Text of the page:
The El Canada hydropower plant is located just a few kilometres from Santiaguito, a 2,550-metre high volcano that has started to erupt in recent years and has left debris in the area’s rivers. An unexpected problem for the EGP plant’s efficiency, addressed with creativity and an ability to innovate even in the smallest details.
It’s all about point of view. In terms of size, Guatemala is very small: of the 196 nations that exist in the world, 106 have a larger territory than this Central American country. Yet its 180,899 km2 of surface area contain one of the greatest geological treasures on the Planet.
Guatemala is home to 324 eruption sites, with 12 volcanos over 2,000 metres high, 11 of which are active.
In recent years, the Fuego, Pacaya and Santiaguito volcanos have seen magma eruptions. In the shadow of Santiaguito, located in the western highlands of Guatemala, there are two Enel Green Power hydropower plants, El Canada and Montecristo.
A red-hot challenge
Canada and Montecristo are two hydroelectric plants (H.P.) from Enel Green Power Guatemala (EGPG). Separated by just three kilometers, the Montecristo H.P. is operated remotely from the Canada H.P.
“The Hjdro Power plant are located in the vicinity of the Santa Maria de Jesus village, Zunil, Quetzaltenango, very close to the volcanic complex of Santa Maria – Santiaguito.”
Since the Canada H.P. began its operations in 2003, sediments started accumulating in the reservoir. To understand how this phenomenon could affect the operations, analyses of the water of Samala River, which is the water source were carried out.
The analyses showed the presence of extremely hard materials of volcanic origin, such as sand and silt. These sediments had a direct impact on the wear and tear of the facilities’ equipment, and were therefore a daily challenge for the plants’ Operations & Maintenance (O&M) teams.
For unique problems, unique solutions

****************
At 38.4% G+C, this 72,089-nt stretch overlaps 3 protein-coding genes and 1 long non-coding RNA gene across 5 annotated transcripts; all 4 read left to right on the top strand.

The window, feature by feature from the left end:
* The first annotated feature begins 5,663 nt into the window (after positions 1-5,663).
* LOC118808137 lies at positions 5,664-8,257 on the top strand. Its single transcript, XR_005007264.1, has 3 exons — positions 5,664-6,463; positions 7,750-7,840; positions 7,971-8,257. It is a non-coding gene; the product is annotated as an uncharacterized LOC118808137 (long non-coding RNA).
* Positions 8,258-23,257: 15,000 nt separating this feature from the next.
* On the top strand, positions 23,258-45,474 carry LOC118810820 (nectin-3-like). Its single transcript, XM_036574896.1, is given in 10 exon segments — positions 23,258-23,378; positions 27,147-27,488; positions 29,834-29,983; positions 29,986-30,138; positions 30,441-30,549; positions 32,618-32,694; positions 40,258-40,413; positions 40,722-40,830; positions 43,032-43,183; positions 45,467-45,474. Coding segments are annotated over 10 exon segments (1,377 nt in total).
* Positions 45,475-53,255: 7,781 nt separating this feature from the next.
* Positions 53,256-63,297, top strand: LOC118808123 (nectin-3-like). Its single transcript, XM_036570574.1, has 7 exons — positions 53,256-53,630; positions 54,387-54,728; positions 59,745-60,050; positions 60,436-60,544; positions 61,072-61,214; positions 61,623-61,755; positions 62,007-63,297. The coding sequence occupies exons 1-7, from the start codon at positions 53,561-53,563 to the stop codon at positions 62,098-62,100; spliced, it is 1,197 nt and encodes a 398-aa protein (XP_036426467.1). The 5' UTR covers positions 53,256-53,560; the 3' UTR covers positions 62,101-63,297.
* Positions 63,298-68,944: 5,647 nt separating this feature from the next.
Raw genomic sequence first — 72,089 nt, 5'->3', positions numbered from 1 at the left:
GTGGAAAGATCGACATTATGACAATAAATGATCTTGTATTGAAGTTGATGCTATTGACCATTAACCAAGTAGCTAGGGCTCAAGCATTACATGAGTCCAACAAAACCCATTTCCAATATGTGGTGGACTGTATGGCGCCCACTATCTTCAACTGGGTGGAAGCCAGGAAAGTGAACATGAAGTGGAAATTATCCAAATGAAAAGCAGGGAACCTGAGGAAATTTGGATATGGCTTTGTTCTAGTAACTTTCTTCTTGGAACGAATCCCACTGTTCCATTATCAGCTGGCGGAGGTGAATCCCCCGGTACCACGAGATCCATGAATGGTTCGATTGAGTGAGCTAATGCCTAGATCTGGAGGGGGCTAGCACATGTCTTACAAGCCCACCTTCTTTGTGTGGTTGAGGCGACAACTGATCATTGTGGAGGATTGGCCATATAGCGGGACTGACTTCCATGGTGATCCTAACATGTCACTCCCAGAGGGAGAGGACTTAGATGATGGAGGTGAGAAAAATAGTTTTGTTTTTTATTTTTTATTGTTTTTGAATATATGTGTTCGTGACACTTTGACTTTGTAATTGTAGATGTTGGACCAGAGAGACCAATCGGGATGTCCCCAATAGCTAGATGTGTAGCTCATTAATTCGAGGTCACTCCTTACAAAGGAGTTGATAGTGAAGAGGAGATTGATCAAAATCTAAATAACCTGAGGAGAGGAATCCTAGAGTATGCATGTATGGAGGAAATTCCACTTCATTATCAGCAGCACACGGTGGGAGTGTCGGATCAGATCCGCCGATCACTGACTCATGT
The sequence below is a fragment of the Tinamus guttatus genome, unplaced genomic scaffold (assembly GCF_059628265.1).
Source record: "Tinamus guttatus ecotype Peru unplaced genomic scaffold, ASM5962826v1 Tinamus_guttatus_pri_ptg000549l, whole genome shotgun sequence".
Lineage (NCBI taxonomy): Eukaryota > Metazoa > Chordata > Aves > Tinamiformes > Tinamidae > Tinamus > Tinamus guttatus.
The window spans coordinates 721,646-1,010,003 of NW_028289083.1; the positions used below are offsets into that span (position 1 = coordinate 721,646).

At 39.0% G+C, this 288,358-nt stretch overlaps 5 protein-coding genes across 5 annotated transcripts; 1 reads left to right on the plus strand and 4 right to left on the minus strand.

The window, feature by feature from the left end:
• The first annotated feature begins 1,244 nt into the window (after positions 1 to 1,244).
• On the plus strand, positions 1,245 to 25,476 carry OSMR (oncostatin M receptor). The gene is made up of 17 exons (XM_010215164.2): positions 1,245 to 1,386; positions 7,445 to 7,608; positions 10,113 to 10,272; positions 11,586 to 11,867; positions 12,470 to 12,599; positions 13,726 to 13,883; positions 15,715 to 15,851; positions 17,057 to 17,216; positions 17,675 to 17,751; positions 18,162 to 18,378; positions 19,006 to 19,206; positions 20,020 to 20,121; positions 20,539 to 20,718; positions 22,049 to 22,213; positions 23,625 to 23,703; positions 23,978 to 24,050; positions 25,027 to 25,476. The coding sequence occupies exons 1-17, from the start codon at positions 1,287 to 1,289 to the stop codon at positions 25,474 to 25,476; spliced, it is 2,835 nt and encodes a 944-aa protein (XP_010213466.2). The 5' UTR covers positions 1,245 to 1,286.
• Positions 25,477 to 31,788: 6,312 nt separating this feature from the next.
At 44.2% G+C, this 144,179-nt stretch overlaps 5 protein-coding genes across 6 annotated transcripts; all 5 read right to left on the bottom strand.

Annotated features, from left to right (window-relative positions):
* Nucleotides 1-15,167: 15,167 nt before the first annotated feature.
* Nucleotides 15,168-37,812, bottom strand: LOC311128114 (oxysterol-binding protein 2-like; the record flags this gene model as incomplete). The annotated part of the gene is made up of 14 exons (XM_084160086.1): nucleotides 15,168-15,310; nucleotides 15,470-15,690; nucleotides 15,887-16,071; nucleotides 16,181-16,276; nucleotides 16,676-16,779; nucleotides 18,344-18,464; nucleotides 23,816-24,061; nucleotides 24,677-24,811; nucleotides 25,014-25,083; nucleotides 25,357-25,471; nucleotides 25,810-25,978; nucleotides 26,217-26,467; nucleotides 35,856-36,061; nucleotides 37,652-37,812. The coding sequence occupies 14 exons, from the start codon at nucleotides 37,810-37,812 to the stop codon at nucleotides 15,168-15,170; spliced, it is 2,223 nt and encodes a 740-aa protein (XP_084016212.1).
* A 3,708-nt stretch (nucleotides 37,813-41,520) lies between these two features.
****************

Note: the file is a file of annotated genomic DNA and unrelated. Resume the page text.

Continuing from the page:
After many meetings, the team led by Florencio Gramajo decided to develop an action plan with three priorities: ensuring the safety of the equipment, reducing operational risks and developing preventive maintenance measures.
“The O&M team was facing a great challenge. The working conditions in the hydroelectric plants were very special, perhaps unique in the world, so the usual solutions could not be applied.”
First of all, to reduce the sedimentation levels in the reservoir, two floating dredges were placed to constantly extract the materials deposited in the bottom.
Secondly, filters were placed in the sand traps, the structures that prevent solid materials from entering the plant. Grids and trash extractors were also placed, thus minimizing the floating material.
Finally, to counteract and prevent the excessive wear caused by these materials, it was agreed to coat with tungsten a key element of the turbines: the injectors’ needles.
Small innovations, great results
Results were almost immediate. Some parts of the plant, which had to be changed twice a year in specific instances, came to last four years. It was possible to avoid critical situations in the operations with the use of filters and measuring devices.
The O&M team in Guatemala demonstrated that innovation does not only consists of revolutionary and disrupting ideas. Constant improvements at small levels are also innovations that often go unnoticed. We can all come up with ideas of small improvements that achieve great results.